Romeo Crennel: I don't know what made Jovan Belcher snap

Coach opens up about linebacker's final moments

KANSAS CITY, Mo. - Everybody has personal issues, Kansas City Chiefs head coach Romeo Crennel said Monday.

That included linebacker Jovan Belcher, who shot and killed his girlfriend at the Kansas City home they shared with their daughter and his mother, then drove to Arrowhead Stadium and took his own life in front of Crennel, General Manager Scott Pioli and Defensive Coordinator Gary Gibbs in the parking lot of the team's practice facility.

READ | Jovan Belcher police report http://bit.ly/TDk9dh

But Crennel, who has been coaching in the NFL for more than 30 years, said Belcher had no major troubles in his life, that he knew of.

"I'm not a psychologist," Crennel told the media at his weekly Monday afternoon news conference. "I don't know what made him snap."

Belcher seemed like a strong-willed individual, Crennel said. "To me, he was a leader. He was sitting in the front of the classroom. He was first to drills. You were surprised by the events of the last few days."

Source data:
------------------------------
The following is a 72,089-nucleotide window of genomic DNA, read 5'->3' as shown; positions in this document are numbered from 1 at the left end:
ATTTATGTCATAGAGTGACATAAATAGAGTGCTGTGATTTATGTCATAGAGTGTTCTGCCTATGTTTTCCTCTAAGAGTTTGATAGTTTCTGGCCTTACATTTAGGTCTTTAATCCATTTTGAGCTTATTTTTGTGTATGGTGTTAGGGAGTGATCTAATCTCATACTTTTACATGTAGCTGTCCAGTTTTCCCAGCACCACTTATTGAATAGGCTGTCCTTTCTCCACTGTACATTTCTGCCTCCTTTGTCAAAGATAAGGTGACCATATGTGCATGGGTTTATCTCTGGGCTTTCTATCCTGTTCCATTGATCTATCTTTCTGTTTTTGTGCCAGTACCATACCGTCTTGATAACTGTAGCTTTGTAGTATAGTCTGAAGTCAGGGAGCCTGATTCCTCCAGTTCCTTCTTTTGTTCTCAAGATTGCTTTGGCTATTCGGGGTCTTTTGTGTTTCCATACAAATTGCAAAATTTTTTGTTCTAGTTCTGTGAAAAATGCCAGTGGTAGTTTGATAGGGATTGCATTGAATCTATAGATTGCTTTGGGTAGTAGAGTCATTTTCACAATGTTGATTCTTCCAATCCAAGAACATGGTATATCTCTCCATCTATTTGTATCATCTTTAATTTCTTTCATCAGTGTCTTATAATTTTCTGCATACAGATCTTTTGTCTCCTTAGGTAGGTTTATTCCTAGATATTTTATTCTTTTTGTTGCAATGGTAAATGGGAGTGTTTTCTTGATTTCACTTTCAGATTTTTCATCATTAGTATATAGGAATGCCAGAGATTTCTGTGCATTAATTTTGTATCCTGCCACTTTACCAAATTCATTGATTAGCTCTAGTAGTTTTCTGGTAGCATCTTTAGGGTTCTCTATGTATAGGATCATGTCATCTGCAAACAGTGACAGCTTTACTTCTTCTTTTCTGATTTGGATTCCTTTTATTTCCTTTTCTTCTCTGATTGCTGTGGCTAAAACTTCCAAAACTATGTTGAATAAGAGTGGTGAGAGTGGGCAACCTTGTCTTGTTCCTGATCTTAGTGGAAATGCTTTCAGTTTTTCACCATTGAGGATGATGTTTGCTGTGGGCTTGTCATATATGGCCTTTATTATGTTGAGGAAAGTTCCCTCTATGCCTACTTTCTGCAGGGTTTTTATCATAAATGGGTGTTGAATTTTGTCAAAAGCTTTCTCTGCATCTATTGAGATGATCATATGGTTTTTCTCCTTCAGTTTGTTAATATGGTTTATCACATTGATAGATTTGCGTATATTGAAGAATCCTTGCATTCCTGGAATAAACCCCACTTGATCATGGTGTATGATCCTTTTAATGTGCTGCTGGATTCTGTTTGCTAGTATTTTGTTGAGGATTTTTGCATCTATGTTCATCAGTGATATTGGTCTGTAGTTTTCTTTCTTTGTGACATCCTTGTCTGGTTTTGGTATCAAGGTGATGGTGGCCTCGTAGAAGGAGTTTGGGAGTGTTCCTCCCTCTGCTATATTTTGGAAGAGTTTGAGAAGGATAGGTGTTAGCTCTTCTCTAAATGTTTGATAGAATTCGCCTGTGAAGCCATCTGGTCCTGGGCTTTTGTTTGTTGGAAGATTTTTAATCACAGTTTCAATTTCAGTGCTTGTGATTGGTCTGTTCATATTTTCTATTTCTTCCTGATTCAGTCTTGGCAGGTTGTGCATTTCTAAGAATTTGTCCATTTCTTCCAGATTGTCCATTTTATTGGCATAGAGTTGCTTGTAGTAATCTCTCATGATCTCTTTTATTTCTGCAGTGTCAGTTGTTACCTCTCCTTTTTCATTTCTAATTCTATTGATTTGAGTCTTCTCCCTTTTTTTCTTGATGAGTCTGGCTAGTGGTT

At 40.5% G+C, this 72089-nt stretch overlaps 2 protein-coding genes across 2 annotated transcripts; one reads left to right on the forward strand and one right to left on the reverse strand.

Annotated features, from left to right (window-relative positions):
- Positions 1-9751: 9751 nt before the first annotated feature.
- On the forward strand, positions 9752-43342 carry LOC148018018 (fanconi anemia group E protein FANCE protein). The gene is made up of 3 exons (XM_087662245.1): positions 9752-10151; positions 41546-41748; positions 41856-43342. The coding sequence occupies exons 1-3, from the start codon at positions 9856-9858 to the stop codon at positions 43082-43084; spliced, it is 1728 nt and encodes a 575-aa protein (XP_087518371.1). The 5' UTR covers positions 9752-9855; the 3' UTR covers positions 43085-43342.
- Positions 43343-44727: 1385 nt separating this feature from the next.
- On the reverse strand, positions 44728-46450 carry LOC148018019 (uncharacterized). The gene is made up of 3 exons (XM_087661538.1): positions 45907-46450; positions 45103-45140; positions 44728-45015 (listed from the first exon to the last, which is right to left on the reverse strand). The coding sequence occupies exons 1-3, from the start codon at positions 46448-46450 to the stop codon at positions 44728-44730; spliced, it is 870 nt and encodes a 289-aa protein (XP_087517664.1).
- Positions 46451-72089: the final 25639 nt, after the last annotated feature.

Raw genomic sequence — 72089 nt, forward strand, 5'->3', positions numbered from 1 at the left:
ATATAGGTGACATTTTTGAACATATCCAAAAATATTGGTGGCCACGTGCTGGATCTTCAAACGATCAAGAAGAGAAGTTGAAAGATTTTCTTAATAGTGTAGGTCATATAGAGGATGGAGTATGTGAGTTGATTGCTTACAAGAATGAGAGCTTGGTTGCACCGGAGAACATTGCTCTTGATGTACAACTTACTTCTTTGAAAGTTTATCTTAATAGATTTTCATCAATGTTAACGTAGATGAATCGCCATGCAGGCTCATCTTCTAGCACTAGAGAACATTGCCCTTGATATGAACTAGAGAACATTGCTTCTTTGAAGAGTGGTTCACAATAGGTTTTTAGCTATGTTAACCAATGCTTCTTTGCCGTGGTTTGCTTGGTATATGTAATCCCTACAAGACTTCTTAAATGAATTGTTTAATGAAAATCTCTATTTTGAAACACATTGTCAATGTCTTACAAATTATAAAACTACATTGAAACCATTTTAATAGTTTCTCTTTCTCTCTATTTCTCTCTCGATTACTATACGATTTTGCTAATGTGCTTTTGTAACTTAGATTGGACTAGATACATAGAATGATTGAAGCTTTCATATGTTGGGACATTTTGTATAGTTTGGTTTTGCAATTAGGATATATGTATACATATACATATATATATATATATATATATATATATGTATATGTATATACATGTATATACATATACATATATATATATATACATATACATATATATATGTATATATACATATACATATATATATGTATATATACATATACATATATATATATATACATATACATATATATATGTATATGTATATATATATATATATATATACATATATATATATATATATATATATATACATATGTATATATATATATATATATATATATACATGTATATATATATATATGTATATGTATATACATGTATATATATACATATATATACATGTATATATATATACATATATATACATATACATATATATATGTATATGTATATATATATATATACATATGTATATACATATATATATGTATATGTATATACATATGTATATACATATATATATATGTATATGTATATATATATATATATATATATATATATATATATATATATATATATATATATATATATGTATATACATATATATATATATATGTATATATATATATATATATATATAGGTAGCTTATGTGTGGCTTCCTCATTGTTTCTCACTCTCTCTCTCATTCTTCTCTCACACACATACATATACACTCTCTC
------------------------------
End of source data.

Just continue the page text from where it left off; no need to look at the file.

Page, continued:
RELATED | What Belcher's family in Kansas City is saying http://bit.ly/YKJGUN

Crennel said he had never seen Belcher with a gun before, and touched on the issue of gun ownership by NFL players .

Crennel said he didn't know Belcher had shot his girlfriend when he talked with Belcher in the moments before he ended his life.

"I was trying to get him to understand that life is not over, he still has a chance and let's get this worked out," Crennel said.

The coach who has earned respect from fans and media across the country for coaching his team to victory after Saturday's events, said things might never be the same.

"It's not over and it might not be over for some of us for the rest of our lives," Crennel said. "But time heals all wounds."

Chiefs owner Clark Hunt gave Crennel the option Saturday afternoon of whether or not to play the game, Hunt said Sunday.

Crennel called the six team captains, and after discussing it with them, decided they should play.

"I think playing the game helped," Crennel said. "It really did. It took our mind off the sorrow and put our focus on the field."

Crennel says right now, he's just trying to deal with it and be a leader for his team.

"I can deal with stress," Crennel said. "I can deal with greif. So I 'm dealing with it by trying to be the leader that hose men upstairs need."

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